SUCCESS AT CARYSFORT
This past week, our team visited Ocean Reef Club® to discuss the progress we’ve made at Carysfort Reef. Restoration Program Manager Jessica Levy gave a presentation regarding our restoration efforts over the past four years at this iconic reef site made possible by members of Ocean Reef Club®. With their generous donation of one million dollars allocated over five years, we've already returned over 20,000 corals to Carysfort Reef, and will have returned a total of over 30,000 by the end of 2020.
CRF™ presentation slide shows progress on Carysfort Reef from Levy's talk.
© Coral Restoration Foundation™
Carysfort Reef is an iconic symbol of hope and resilience in the Florida Keys and Coral Restoration Foundation™ would like to thank Ocean Reef Club® for helping us restore this beacon for generations to come.
TIS THE SEASON FOR MAINTENANCE
While winter weather may make for rougher seas, our restoration team is taking the chance to give our equipment some TLC. This past week, our interns and restoration associates took the opportunity to perform routine maintenance on our equipment. This includes cleaning CRF™ vehicles and boats as well as checking tire pressures and additional moving parts.
Interns Sabine, Haley, Andrew, and Maria clean CRF™ vehicles (top and left). Restoration Associates Rebecca and Dan work in our outdoor facility (right).
© Coral Restoration Foundation™
Although it seems like a menial task, performing equipment maintenance is crucial to ensuring the safety of our team and the environment as well as the longevity of the equipment and tools we use on a daily basis.
Restoration Associates Andrew and Nikkie perform routine maintenance on a CRF™ trailer. © Coral Restoration Foundation™
As we were busy working, we also got to witness the return of Dusky! Dusky is one of our three restoration boats and is near and dear to our hearts here at CRF™. A few months ago, Dusky underwent some maintenance work for a new gas tank. With a crack in the old one, a new tank needed to be custom fitted. CRF™ now has our entire fleet back and just in time for the ideal diving weather coming up!
RESTORATION TAKES THE STAGE
As many of you may know from last week’s update in Talking Science, our Restoration Program Manager Jessica Levy took the stage to discuss CRF’s large-scale restoration efforts in 2020 at Sips & Science last month.
Sips & Science is a free monthly talk series hosted by Coral Restoration Foundation™. Over January and February 2020, we’re featuring the historic, large-scale restoration efforts happening in the Florida Keys! After last month's introduction of CRF's restoration plans in the coming year, Andy Bruckner will join us on Wednesday, February 26 to discuss Mission: Iconic Reefs.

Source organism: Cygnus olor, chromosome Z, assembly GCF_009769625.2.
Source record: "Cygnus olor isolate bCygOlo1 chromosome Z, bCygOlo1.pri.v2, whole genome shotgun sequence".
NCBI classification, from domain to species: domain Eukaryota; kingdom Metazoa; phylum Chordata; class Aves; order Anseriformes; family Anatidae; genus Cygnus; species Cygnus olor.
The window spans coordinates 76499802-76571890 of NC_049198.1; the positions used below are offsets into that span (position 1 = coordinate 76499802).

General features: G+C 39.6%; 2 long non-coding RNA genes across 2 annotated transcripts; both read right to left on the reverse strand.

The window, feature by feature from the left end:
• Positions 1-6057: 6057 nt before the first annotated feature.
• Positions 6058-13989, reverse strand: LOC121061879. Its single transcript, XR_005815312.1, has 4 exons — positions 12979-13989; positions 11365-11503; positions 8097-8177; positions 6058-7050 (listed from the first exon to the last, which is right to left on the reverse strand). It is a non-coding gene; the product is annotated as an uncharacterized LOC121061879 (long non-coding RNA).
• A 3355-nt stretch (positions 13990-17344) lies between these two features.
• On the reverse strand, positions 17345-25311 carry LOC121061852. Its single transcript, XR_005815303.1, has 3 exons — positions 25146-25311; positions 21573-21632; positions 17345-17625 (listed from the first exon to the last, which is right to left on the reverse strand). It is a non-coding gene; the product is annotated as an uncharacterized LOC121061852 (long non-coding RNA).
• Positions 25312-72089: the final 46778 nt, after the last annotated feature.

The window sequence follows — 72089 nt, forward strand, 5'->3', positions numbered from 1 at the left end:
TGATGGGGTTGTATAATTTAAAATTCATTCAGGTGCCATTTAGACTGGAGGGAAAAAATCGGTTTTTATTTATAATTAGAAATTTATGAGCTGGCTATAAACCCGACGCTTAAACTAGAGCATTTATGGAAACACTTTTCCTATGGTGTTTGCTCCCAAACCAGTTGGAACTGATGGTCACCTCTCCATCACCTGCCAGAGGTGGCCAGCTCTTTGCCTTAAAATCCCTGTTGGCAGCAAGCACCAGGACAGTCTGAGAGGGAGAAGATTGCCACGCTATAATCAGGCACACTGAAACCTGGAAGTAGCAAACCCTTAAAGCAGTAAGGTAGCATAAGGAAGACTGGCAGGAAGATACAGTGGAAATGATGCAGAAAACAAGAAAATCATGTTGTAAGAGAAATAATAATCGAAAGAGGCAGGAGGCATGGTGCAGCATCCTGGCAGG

Florida Keys National Marine Sanctuary (FKNMS) Research Coordinator Andy Bruckner will discuss the unprecedented strategy, outlined in Mission: Iconic Reefs, to return the Florida Reef Tract to a self-sustaining ecosystem. Join CRF™, FKNMS, and other collaborators on this journey to restore seven critical reef sites in the Florida Keys.
This effort calls for restoring 93,000 square meters of the Florida Reef Tract, about the size of 52 football fields, one of the largest strategies ever proposed in the field of coral restoration. Bruckner will discuss each phase of Mission: Iconic Reefs as well as funding for the project with a Q&A to follow.
As part of our commitment to reducing single-use plastics, we will fill any reusable cups with a complimentary glass of wine or water! If you are unable to attend, we will also be live-streaming the event from our Facebook page.
"Bringing It Back" Editorial Intern
Krista is from Quincy, Massachusetts and is a recent graduate of the University of North Carolina Wilmington with degrees in Marine Biology and Psychology as well as a minor in Neuroscience. She grew up on the ocean and first got the conservation bug when she watched as horseshoe crabs and seagrass beds near her home began to disappear. Throughout her undergraduate career, she took an interest in animal behavior and neurobiology and most recently conducted research in lifespan changes in the brains of sharks. She has worked closely with the New England Aquarium as an aquarist intern and conservation volunteer, as well as the National Estuarine Research Reserve in Homer, Alaska studying the foraging ecology of sea otters. In terms of diving, she got certified in high school but attributes her passion for the sport to her internship with the Boston Sea Rovers. Most recently, she obtained her PADI Divemaster certification as well as AAUS scientific diver and was proud to serve as the President of her university’s SCUBA Club. Krista is overjoyed to finally combine her passions of marine conservation, diving, and outreach to make lasting impacts on the local reef systems through her internship with the Coral Restoration Foundation™!